Inductive wireless car charging is also gaining traction in the highly advanced regions of Europe. The region has one of the highest penetrations of electric cars; therefore, demand for an inductive pad for charging is slated to rise in the forthcoming years. Inductive pads enhance fuel efficiency (due to the high coupling factor), consumes less time to charge, and can be stored to run the vehicle in areas where no charging is available.
Therefore, a rise in consumer demand for safe and effective wireless charging technology is expected to successfully drive market growth. Many companies are involved in the development of magnetic resonance type of wireless charging on account of its broad range of application areas and convenience. Companies, such as Powermat and Energous Corporation, among others, are offering wireless charging solutions based on inductive technologies.
Powermat’sSmartInductive Technology has set a new standard for inductive wireless charging that supports long-range wireless charging. Its AgileInductive technology is a flexible wireless charging platform that facilitates inductive charging experience, along with voltage, current, and thermal protection. Powermat’sAutoPower 3.0 provides 15W Qi-certified full performance wireless charging solutions for the automotive in-cabin system with reduced cost. Robert Bosch GmbH is offering various lightweight wireless car chargers that are compatible with a lithium-ion battery of a suitable voltage range.
Europe accounted for the largest market share in 2018 and is expected to be and lose its dominance in the market during the assessment period. The government initiatives in Europe to reduce pollution have resulted in the adoption of electric vehicles in the region. As per the European Environment Agency (EEA) report, it is revealed that electric cars emit less amount of greenhouse gases and air pollutants in their entire lifecycle when compared to petrol and diesel cars. Thereby, governments are encouraging the adoption of electric vehicles.
Governments in the region are investing significantly in the EV infrastructure and mobility programs to accelerate the supply rate. For instance, the Amsterdam Government has provided special citywide parking permits for electric car-sharing fleets. According to the U.K Department of Transport, it is revealed that the U.K government is investing USD 44 million in order to improve the electric vehicle’s infrastructure and the wireless electric car charging techniques. As per the Society of Motor Manufacturers and Traders, after the government initiative concerning the infrastructure development for battery-electric cars, car registrations in the U.K increased by 61.7% to 2,461 in June 2019, compared with the sales in June 2018.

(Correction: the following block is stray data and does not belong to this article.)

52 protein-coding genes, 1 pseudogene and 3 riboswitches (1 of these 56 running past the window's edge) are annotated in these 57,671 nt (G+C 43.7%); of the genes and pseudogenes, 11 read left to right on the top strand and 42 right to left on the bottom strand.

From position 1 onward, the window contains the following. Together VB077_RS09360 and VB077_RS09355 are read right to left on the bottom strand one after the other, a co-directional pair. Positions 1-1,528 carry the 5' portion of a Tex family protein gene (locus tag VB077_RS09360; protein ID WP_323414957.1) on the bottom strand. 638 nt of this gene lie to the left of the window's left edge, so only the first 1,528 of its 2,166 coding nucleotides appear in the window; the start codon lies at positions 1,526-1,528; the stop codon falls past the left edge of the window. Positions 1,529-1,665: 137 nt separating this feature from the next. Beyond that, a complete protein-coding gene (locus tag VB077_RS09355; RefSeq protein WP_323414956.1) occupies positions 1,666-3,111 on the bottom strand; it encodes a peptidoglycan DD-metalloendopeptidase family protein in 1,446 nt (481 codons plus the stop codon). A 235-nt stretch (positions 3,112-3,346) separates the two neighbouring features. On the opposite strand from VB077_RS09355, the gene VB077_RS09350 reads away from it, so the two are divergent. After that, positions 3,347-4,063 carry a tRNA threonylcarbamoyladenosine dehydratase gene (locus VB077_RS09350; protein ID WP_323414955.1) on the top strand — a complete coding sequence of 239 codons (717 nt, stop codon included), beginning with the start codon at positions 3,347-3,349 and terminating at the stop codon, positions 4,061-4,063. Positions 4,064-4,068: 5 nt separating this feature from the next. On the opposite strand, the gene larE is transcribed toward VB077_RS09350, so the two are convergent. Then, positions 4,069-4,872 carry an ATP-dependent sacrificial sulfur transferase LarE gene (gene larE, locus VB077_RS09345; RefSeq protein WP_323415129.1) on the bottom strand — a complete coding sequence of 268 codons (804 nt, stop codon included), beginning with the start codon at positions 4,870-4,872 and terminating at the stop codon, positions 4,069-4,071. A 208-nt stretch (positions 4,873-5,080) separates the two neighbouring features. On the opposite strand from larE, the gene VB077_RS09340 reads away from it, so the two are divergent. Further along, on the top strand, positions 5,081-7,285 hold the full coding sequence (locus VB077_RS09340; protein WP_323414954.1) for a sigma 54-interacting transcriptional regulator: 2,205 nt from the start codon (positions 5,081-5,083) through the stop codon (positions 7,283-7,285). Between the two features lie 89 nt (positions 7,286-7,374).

The rising popularity of battery-powered consumer electronic devices, including smartphones, tablets, and portable media players, has led to an increased number of wires resulting in complications. The populace in Asia-Pacific is gradually adopting technologically advanced solutions and systems, which further offers lucrative opportunities for the market. The smartphone users in the region are increasing at an alarming rate, paving the demand for wireless charging technologies. In addition to consumer electronics penetration in the region, electric vehicles are also gaining significant traction in countries, including China.
The chief reason behind the increased sales of electric vehicles in China is attributed to its reduction in quality cars manufactured in the previous years. Chinese manufactured cars lack quality when compared to foreign cars, compelling the country to adopt a new technology to sustain in the market. Electric vehicles rely on electric powers than on mechanical complexities. Hence, presently the Chinese Government is encouraging the shift from combustion to electric engines
The market for Inductive Wireless Charging can be categorized as a decently fragmented market with the presence of regional players in the global market. Although the established players in the market are investing in the product development strategy, these players are also anticipated to solidify their presence across the regions. Companies, such as Apple, Samsung, Sony, LG, Nokia, Huawei, Microsoft, Google, and Blackberry, are unveiling new-generation devices with in-built wireless charging capabilities. There are presently 18 car brands offering wireless charging in cars.
Companies such as Powermat and Powerkiss have deployed wireless chargers in over 1,500 locations in the U.S. and 1,000 locations in Europe, such as airports, hotels, restaurants, and cafes (according to 4E Electronic Devices and Network Annex). Due to the impressive performance of the automotive sectors, many inductive wireless charging manufacturers are expected to venture into partnerships and supply agreements with automotive OEM manufacturers active across the value chain.